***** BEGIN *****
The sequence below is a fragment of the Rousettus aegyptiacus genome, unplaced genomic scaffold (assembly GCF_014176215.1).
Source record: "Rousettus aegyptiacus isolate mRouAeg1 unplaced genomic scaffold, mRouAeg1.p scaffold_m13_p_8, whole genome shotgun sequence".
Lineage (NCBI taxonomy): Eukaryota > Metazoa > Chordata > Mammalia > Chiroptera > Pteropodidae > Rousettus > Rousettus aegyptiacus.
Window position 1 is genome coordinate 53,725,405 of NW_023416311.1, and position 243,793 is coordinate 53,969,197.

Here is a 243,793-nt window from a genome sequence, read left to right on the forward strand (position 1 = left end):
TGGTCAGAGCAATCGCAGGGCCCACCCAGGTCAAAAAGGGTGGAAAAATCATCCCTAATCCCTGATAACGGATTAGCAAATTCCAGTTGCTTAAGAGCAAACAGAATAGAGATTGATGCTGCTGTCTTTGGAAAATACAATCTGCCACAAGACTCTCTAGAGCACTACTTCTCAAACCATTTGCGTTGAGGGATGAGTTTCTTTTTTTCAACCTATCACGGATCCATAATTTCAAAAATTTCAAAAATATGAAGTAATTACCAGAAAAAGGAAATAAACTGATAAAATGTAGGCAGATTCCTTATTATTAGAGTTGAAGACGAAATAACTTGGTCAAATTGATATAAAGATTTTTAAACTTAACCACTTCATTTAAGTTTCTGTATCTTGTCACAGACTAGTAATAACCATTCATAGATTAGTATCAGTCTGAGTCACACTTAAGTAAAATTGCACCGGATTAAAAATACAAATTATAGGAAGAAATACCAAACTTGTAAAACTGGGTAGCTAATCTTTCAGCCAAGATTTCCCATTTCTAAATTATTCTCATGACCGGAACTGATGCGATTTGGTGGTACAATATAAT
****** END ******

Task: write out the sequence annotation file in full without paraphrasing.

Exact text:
The sequence below is a fragment of the Rousettus aegyptiacus genome, unplaced genomic scaffold (assembly GCF_014176215.1).
Source record: "Rousettus aegyptiacus isolate mRouAeg1 unplaced genomic scaffold, mRouAeg1.p scaffold_m13_p_8, whole genome shotgun sequence".
Lineage (NCBI taxonomy): Eukaryota > Metazoa > Chordata > Mammalia > Chiroptera > Pteropodidae > Rousettus > Rousettus aegyptiacus.
Window position 1 is genome coordinate 53,725,405 of NW_023416311.1, and position 243,793 is coordinate 53,969,197.

Here is a 243,793-nt window from a genome sequence, read left to right on the forward strand (position 1 = left end):
TGGTCAGAGCAATCGCAGGGCCCACCCAGGTCAAAAAGGGTGGAAAAATCATCCCTAATCCCTGATAACGGATTAGCAAATTCCAGTTGCTTAAGAGCAAACAGAATAGAGATTGATGCTGCTGTCTTTGGAAAATACAATCTGCCACAAGACTCTCTAGAGCACTACTTCTCAAACCATTTGCGTTGAGGGATGAGTTTCTTTTTTTCAACCTATCACGGATCCATAATTTCAAAAATTTCAAAAATATGAAGTAATTACCAGAAAAAGGAAATAAACTGATAAAATGTAGGCAGATTCCTTATTATTAGAGTTGAAGACGAAATAACTTGGTCAAATTGATATAAAGATTTTTAAACTTAACCACTTCATTTAAGTTTCTGTATCTTGTCACAGACTAGTAATAACCATTCATAGATTAGTATCAGTCTGAGTCACACTTAAGTAAAATTGCACCGGATTAAAAATACAAATTATAGGAAGAAATACCAAACTTGTAAAACTGGGTAGCTAATCTTTCAGCCAAGATTTCCCATTTCTAAATTATTCTCATGACCGGAACTGATGCGATTTGGTGGTACAATATAAT